Saying Grace by Norman Rockwell

Saying Grace

The little boy with dark, golden, short hair sat on an traditional back rest wooden chair and left his back of the head, praying. He was in white shirt with black pants and maybe at his tens. On his right side, there was his grandmother, who was in neat black dressing with a white scarf, was closing her eyes and thanking the God for the food devoutlty. And she had a hat with some sunflowers at the front. There are some luggages with a hat and black umbrella at the floor near to the grandmother. Meanwhile, two young men who sat in front of them listened and watched carefully. One of them had a cigarette with his two fingers and the other on mouth. They two also in suit. It seemed that the pray was hard to see in this place where people rushing and coming and going. Another two elder men in their position sitting or standing, stopped to listen and watch the praying. An old dark red curtain was tightening on the wall where next to it was a big widow that people could see outside scenery nearby. And some letters of restaurant were put on the glass. That was in a small shabby restaurant near the train station.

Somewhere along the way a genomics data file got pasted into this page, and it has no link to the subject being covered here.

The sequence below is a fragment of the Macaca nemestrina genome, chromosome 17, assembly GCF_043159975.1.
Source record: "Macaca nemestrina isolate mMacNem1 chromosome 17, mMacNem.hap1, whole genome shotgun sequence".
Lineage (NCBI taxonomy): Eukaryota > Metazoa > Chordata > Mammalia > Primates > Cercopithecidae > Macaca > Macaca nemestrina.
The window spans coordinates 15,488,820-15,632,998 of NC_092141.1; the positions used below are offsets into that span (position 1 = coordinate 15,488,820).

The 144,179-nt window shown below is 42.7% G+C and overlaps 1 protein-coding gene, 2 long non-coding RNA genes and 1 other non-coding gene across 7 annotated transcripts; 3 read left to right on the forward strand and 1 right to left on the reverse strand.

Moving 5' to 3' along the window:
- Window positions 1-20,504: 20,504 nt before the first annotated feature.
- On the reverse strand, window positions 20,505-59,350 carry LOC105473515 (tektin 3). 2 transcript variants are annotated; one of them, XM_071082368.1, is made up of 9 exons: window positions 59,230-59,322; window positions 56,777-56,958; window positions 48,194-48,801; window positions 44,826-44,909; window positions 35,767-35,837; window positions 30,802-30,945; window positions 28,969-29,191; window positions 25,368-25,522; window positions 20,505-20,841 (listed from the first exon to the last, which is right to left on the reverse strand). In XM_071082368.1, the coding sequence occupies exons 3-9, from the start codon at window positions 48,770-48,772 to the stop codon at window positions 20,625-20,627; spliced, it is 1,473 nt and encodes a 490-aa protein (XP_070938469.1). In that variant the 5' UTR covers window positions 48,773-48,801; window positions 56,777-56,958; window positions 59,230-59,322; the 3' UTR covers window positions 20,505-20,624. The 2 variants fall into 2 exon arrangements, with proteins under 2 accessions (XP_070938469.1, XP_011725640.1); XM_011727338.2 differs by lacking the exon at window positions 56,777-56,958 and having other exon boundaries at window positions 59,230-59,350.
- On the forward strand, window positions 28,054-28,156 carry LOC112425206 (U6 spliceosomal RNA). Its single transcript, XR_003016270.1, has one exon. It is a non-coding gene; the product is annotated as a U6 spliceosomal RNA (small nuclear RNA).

This picture, which was named Saying Grace, was one of the famous works of Norman Rockwell who was regarded as an universal illustrator in America in the early twenties. Last year, on December 4th an art auction was held at the Sotheby’s Auction House, where had six-eight works on auction. To our surprise, Saying Grace, one of Norman's three works, was bought by an anonymity at 46.085 million dollars which made Norman become an artist whose works were the most expensive in America.

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